Surprisingly, many of the settlers who attended Sansom's Chapel and other pioneer Bedford Methodist churches are not buried at nearby Bedford Cemetery. Most of them seem to have used Smithfield Cemetery, which lies four miles northwest of the Sansom's site. Across the years many descendants of Bedford oldtimers have told this compiler that their ancestors did not want to be buried at Bedford Cemetery because of its association with the Church of Christ which sat beside it.
On July 7, 1886 the third quarterly conference of the Keller Charge, Dallas District, North Texas Conference of the Methodist Episcopal Church, South, authorized Oak Grove Methodist Church's trustees to make "...a Quit Claim Deed to the Land where-on Sansom's Chaple is Situated..." Later, on November 5, 1887, ..."The Trustees of Oak Grove [were] authorized to perfect the Title to the Church Lot where Sansom's Chaple stood: Sell same: and apply the proceeds to Oak Grove Church..."83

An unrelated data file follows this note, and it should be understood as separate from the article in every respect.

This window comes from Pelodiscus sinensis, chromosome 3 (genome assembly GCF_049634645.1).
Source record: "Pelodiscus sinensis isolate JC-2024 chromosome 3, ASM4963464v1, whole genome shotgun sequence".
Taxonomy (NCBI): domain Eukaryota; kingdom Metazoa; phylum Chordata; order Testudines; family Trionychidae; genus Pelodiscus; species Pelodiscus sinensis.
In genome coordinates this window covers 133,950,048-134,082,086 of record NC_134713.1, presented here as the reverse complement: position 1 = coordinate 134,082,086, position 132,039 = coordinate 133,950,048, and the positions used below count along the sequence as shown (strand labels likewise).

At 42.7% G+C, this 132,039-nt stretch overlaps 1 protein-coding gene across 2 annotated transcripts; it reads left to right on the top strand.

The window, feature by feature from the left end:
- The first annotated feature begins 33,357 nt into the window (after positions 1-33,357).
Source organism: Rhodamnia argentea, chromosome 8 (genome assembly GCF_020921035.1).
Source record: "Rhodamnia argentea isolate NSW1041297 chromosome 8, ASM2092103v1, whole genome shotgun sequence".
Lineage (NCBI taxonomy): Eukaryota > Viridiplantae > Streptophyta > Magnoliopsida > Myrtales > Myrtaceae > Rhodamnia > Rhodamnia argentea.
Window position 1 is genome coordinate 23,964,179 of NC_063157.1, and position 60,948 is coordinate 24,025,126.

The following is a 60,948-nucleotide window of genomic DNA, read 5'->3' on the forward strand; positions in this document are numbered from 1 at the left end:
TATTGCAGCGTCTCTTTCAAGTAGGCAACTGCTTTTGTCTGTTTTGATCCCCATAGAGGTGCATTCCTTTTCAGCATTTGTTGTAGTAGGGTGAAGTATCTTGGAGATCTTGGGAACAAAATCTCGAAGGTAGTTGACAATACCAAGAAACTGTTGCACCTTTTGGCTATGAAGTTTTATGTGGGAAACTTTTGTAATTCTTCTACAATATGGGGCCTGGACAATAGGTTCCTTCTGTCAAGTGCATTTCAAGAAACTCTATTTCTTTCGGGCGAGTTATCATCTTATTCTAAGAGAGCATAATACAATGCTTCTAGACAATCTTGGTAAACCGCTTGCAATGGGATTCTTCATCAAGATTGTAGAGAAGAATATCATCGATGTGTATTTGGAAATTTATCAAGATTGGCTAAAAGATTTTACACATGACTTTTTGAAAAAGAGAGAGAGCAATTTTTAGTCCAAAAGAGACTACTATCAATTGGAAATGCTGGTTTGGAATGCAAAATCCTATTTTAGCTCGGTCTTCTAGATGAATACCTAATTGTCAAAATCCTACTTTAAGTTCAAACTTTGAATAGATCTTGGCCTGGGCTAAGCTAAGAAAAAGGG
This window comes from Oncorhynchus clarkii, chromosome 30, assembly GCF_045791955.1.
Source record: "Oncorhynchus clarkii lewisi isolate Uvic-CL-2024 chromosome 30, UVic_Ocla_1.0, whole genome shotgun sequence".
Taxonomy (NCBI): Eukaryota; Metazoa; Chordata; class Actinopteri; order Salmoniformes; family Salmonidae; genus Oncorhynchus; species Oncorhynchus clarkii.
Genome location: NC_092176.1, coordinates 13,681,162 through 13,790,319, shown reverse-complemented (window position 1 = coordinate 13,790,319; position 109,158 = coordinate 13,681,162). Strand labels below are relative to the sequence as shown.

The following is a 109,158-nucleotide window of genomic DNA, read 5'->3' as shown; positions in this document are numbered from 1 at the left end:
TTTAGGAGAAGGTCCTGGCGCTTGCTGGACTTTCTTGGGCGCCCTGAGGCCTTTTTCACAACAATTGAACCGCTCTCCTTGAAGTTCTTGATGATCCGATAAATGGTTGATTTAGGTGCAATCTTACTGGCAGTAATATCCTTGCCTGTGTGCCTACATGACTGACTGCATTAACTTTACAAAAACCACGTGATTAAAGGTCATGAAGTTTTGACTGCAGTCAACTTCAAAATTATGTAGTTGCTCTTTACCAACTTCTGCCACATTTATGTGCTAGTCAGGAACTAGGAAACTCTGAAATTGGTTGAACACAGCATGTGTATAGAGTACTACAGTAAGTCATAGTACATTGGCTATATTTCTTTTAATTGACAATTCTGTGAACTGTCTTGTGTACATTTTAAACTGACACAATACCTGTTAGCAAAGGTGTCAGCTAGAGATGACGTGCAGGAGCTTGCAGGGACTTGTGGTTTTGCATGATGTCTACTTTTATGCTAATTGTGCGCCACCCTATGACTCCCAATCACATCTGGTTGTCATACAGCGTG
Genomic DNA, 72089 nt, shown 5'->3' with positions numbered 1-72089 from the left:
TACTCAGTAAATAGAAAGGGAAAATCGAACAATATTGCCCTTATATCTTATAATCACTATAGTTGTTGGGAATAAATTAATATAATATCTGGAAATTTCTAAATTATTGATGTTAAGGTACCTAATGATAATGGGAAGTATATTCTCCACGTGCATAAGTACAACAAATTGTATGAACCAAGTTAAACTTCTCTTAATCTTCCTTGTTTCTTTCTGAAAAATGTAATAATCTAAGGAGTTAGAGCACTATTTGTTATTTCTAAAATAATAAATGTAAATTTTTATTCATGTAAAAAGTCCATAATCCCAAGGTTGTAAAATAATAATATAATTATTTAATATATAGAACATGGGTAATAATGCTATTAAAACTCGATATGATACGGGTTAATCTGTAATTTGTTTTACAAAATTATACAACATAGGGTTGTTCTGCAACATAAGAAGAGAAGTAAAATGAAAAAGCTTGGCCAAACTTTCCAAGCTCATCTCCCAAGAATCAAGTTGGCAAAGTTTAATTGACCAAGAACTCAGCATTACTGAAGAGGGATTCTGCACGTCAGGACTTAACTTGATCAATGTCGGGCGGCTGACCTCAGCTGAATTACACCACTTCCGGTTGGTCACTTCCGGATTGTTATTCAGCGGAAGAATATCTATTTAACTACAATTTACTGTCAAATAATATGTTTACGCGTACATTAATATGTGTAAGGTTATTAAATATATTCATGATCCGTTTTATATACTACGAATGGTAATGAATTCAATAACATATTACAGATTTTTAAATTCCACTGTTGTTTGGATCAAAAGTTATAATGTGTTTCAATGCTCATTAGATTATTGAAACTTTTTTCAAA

The Sansom's Chapel lot was finally sold on March 1, 1889 by Oak Grove trustees H. R. Sparger [1833-1914], Marcus D. Arthur [1834-1893], and Campbell Poynor [1825-1908]. It was purchased by William Letchworth Hurst [1833-1922], for whom adjacent Hurst, Texas is named. Hurst owned the property adjacent to it at the time.84
No photograph of the church house at Sansom's Chapel has been located. Two copies of one photo of it have survived after it was moved to the Oak Grove location. Oak Grove's trustees reported that the two-acre Sansom's site was worth twenty dollars in 1887.85